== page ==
By: Frank Futia
On January 29th, hundreds of ULI members and nonmembers gathered at the New York Times Building to attend ULI New York’s Real Estate Outlook 2019. The annual event kicked off with a presentation by Mitch Rochelle of Price Waterhouse Coopers, who shared the findings of Emerging Trends in Real Estate ® 2019, one of the industry’s most highly regarded and widely read trends reports.
Following Rochelle’s presentation, industry veterans Melissa Román Burch, Executive General Manager of Lend Lease Americas, Hilary Spann, Managing Director, Head of Americas Real Estate Investments for the Canada Pension Plan Investment Board and Rachel Loeb, Chief Operating Officer of the NYC Economic Development Corporation gave their take on the outlook for 2019.
“Good not great” said Melissa Burch, of her overall opinion of the market. This year’s sentiment poll signaled a virtually identical overall outlook on the market as 2018. Burch’s cautious optimism for 2019 hit on her excitement about the diversification of New York’s job market following a wave of significant new tech commitments to the city from Google and Amazon. Burch cautions however that while the stock market recouped its end of the year losses in 2018, the market is increasingly volatile and will require continued diversification for New York’s market to thrive.
Hillary Span echoed Burch’s sentiment while providing a cross-market perspective. Span’s outlook on tenant risk is “divergent across markets” especially in regards to tech which Span is more cautious about along the East Coast than on the West Coast. Regardless Span sees tech growth outpacing inflation in 2019 which will benefit office landlords as tech growth continues to take a larger share of the office market.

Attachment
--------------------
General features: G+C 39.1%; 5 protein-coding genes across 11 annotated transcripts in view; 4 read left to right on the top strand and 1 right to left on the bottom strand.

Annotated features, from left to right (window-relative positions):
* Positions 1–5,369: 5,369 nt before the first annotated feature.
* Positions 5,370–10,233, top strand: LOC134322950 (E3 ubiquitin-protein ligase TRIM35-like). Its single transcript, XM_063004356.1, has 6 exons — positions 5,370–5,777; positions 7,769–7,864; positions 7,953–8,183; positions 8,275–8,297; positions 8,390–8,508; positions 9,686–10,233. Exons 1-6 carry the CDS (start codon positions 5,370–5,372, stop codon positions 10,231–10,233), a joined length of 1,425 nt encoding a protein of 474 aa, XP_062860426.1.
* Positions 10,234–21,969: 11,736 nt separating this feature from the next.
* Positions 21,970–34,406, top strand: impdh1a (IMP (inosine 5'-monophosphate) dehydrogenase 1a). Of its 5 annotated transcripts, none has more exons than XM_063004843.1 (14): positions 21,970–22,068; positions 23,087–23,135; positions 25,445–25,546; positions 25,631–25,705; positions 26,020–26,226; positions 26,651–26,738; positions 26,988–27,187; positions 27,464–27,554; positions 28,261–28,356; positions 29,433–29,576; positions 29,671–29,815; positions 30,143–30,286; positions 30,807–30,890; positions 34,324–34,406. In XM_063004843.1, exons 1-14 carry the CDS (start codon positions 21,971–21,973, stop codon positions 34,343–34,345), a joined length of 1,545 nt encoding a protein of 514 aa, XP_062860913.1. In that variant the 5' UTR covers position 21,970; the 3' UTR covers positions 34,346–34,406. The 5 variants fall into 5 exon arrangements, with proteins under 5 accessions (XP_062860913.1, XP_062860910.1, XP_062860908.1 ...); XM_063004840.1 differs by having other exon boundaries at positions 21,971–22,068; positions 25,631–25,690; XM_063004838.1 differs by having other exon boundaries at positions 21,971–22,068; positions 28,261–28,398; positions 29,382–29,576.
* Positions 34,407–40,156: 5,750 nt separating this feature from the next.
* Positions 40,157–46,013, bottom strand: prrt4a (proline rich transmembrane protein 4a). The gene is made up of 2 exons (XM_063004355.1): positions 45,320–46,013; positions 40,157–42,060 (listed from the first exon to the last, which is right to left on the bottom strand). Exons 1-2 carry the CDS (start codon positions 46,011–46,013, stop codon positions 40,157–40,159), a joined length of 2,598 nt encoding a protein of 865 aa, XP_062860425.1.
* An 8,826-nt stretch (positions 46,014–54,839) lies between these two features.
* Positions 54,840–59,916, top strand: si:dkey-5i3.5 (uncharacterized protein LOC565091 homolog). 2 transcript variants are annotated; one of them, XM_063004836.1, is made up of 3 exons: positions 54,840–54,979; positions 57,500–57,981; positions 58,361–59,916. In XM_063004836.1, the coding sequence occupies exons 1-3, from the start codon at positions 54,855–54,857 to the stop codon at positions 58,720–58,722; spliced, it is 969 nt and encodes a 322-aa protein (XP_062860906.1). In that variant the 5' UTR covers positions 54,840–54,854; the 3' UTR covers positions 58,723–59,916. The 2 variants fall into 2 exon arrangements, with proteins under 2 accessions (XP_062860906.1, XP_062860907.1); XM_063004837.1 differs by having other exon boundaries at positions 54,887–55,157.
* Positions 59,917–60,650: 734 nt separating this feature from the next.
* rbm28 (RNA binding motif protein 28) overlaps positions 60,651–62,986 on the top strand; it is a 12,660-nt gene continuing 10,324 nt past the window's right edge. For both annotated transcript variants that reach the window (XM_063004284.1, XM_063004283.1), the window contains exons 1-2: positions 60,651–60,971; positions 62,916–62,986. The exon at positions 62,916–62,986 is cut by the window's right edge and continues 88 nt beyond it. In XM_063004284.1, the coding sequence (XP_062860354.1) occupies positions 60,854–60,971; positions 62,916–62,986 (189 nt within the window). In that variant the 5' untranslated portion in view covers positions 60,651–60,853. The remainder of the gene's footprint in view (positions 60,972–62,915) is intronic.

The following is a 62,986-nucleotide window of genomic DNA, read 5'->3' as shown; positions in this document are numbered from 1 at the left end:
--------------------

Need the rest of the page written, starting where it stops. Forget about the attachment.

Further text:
Coming off the heels of Amazon and Google’s recent expansion announcements, Rachel Loeb echoed the panels confidence in New York’s growing tech community. Loeb pointed out New York’s unparalleled access to talent across education levels as a key draw for tech companies to the area. Loeb also pointed to the growing city-wide trend of the diversification of where companies are located. No longer just taking space in Manhattan’s traditional business centers, tech and creative companies are locating in different parts of the city, like Hudson Square, Industry City, Downtown Brooklyn and Long Island City, which is creating value and opportunity for the local real estate community.
Interest rates were a topic of conversation the panel also agreed upon, with the consensus that rates would stay the same for 2019. Coming from the Canadian Pension Plan investment perspective, Span noted the opportunities that would be created especially for unlevered investors if interest rates were to climb in the future. Span also sees the US poised to continue to attract global investment with the US providing attractive yields particularly on a risk adjusted basis, amid growing economic volatility in certain global markets.
Affordability was another concern for the panel. Burch touched on the affordability crisis the growth of gateway cities are experiencing with rising residential costs and a disparity between housing product. Burch signaled concern over rising construction costs, pointing to the need for technology improvements in the construction industry that would allow for a more manufacturing approach to new housing.